Zimbabwe orders diamond fraud probe as election looms
HARARE (Reuters) - Zimbabwe President Robert Mugabe's ZANU-PF party has told police to investigate five provincial leaders accused of swindling nearly a million dollars from diamond mining companies, an apparent image clean-up ahead of elections expected this year.
State media said on Friday a ruling party politburo meeting chaired by Mugabe this week had ordered the probe amid allegations two diamond mining firms were forced to donate $750,000 for use by the party. The cash was later diverted to personal projects, state media said.
Partnership Africa Canada, a member of the Kimberley Process initiative against "blood diamonds", said in November at least $2 billion of revenues from the eastern Marange diamond fields had been stolen by people linked to Mugabe's party.
The state mining firm said the gems were sold transparently and ZANU-PF has consistently denied accusations that its officials and top generals are looting diamond revenues.
Two Chinese companies are mining diamonds in partnership with the government in Marange, which was until recently under Kimberley Process sanctions due to allegations of smuggling and rights abuses.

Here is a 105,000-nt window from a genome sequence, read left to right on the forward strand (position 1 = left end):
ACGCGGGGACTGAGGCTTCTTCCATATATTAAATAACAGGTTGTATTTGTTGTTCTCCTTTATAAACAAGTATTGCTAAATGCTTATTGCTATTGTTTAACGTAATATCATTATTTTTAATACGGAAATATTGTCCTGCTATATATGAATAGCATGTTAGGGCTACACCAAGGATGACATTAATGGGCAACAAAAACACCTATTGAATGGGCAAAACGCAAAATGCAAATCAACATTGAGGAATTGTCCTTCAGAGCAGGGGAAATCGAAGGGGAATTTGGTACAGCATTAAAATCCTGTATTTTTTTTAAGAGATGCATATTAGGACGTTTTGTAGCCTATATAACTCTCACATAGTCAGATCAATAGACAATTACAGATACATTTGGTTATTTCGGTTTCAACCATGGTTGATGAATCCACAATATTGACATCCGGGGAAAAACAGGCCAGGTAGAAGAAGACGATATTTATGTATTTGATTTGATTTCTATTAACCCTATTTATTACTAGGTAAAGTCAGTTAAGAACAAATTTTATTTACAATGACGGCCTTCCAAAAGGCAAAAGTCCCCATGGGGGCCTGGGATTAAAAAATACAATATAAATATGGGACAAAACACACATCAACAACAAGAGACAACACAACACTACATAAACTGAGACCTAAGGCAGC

Political analysts see the push for a police investigation as part of efforts to improve ZANU-PF's image ahead of presidential and parliamentary polls likely to be held by September.
Mugabe, in power since Zimbabwe's independence from Britain in 1980, was forced into a unity government with arch rival Morgan Tsvangirai following disputed polls in 2008.
ZANU-PF has endorsed its 88-year-old leader as its candidate for the presidential vote. It is expected to face a stiff challenge because of a widespread belief the veteran rulers' policies have wrecked the economy.
(Reporting By Cris Chinaka; Editing by Ed Cropley)
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